In the movie, Yip Man’s wife died without seeing him after he moved to HK and Gong Er (inspired by female legend, Shi Jianqiao) could only keep Yip Man in her heart since Yip Man is a married man and Gong has vowed not to marry ( 獨行道) for the sake of revenging for the death of his father.
The tragic of life has appeal to the viewers,
人生如戏,
that is why movies, especially artistic movies, explore themes such a ‘tragic fate’ persona.
but we can also create our own real movie that has a happy ending,
let us be a master director of our ‘fate’.

Related:
http://cinemainterruptus.wordpress.com/2013/02/04/movie-review-the-grandmaster-yi-dai-zong-shi/
http://moonlightknighthk.wordpress.com/2013/01/24/meanings-of-the-grandmaster/
http://feelpositive.wordpress.com/2013/02/15/the-grandmaster/

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Written by blueroselady

April 22, 2013 at 4:14 pm

The Hidden Art of Silent Films

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The Hidden Art of Silent Films reminds me on the movie Hugo that I had watched with my dearest people.

Written by blueroselady

March 25, 2013 at 9:24 am

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Movie: Hugo (2011)

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March 2012

We watched this movie with my lover, sister, and a cousin. Each tic costs only USD 5.5! One of my happiest days in spring 2012.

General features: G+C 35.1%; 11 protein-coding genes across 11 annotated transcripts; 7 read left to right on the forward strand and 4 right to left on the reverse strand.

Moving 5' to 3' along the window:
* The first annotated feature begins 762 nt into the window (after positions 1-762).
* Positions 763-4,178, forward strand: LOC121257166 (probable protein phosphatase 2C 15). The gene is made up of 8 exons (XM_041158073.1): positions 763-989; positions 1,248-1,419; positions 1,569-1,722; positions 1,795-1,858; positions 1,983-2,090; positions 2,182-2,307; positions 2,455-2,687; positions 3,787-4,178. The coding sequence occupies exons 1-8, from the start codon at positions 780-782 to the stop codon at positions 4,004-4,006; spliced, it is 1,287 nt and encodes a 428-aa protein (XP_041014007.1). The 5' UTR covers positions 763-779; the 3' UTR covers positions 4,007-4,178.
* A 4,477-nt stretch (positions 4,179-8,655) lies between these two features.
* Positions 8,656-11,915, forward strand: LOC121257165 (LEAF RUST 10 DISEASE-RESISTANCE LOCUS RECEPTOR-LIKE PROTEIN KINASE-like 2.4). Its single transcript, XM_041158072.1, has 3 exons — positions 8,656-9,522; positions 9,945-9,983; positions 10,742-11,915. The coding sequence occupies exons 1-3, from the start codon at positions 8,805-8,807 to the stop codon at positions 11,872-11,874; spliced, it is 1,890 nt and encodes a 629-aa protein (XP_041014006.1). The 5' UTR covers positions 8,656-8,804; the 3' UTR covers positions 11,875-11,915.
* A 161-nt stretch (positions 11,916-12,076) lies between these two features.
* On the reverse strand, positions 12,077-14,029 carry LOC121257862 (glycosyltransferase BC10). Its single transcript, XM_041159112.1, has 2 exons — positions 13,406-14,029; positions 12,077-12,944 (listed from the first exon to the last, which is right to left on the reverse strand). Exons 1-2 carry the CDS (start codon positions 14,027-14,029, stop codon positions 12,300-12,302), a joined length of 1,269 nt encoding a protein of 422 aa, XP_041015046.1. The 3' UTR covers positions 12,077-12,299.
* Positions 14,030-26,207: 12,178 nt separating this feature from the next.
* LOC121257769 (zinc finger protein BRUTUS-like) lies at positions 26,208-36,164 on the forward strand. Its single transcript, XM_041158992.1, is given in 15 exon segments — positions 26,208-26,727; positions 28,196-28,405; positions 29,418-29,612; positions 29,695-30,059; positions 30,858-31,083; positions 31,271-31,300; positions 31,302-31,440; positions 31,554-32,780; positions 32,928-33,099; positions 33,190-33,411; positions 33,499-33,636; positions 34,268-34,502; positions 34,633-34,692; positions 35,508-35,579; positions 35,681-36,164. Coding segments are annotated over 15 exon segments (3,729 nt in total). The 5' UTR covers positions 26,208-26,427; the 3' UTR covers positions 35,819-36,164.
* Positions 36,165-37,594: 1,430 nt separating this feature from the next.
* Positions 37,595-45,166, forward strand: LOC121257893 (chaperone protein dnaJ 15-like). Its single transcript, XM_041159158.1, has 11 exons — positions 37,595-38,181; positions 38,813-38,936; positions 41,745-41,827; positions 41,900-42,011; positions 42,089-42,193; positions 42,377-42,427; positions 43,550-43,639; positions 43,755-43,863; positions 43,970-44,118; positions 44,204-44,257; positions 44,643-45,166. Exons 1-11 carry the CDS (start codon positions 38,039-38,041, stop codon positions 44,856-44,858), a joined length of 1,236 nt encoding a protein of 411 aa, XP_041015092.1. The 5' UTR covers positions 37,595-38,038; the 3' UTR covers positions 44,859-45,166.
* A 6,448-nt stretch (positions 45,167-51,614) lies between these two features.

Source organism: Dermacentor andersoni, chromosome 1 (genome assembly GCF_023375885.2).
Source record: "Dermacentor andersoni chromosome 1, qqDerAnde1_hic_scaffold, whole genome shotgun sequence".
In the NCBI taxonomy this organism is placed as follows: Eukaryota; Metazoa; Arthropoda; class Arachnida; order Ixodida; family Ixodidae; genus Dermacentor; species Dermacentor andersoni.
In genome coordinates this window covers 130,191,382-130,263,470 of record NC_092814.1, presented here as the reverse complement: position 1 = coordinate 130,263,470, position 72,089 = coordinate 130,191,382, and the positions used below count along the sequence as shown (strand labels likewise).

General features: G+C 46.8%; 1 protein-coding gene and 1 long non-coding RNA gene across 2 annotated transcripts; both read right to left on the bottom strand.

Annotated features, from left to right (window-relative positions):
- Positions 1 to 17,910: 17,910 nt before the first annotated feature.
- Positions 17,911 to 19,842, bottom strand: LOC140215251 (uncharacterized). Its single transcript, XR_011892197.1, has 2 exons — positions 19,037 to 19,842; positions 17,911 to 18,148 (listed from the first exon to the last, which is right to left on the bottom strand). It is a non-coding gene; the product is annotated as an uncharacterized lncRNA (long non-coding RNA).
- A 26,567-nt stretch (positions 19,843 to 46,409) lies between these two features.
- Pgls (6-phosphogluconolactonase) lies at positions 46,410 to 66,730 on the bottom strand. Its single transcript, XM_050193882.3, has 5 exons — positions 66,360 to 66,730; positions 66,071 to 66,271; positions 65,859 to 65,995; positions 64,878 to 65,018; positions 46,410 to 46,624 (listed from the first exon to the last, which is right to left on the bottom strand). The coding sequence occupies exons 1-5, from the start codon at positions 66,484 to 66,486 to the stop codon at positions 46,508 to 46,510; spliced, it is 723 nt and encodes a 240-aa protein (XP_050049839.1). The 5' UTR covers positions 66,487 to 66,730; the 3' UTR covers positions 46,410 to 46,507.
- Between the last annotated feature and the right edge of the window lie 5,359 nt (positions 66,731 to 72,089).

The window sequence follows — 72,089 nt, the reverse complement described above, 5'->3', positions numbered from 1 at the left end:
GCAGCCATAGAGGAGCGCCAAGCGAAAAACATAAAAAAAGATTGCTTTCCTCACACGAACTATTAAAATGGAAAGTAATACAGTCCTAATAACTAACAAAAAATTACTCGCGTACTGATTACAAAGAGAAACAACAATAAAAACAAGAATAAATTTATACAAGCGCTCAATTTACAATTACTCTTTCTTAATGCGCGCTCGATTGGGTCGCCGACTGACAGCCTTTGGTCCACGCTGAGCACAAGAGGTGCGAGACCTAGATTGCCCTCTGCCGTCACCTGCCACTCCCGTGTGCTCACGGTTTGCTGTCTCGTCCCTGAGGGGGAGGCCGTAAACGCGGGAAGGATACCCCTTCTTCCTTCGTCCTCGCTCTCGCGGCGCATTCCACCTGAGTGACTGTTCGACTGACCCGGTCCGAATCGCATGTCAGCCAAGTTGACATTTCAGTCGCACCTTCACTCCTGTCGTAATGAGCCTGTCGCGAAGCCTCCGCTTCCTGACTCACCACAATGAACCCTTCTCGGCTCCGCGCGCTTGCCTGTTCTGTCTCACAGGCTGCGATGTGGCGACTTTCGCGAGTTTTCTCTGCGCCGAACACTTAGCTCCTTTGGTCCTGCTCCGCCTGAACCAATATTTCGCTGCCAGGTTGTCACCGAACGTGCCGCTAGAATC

No planning.

We just arrived at the cinema and decided what to watch.

Perhaps due to the lack of choice, we decided on this 3D movie, which I found lovely and purposeful!

“I like to imagine that the world is one big machine. You know, machines never have any extra parts. They have the exact number and types of parts they need. So I figure if the entire world is a big machine, I have to be here for some reason, too”

“Maybe that’s why a broken machine always makes me a little sad, because it isn’t able to do what it was meant to do…Maybe it’s the same with people,” Hugo continued. “If you lose your purpose…it’s like your broken.”

Written by blueroselady

March 1, 2013 at 7:43 am

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My simple frugal lifestyle in autumn 2012

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In three and half more months, we will be saying good bye to 2012.

Life has been pretty simple for me lately.
I am enjoying my simple life now.
I am grateful for having God, loving family, caring friends, supportive mentors.

I am grateful for my job, where I can earn and learn; I am always learning and preparing myself for the future.

Towards the vision of achieving my financial independence and realizing my grand dream (I want to help many poor children in my chosen ways), I become more conscious about my spending, saving, and financial intelligence than ever. This of course has implications on my lifestyle: the many decisions I make daily.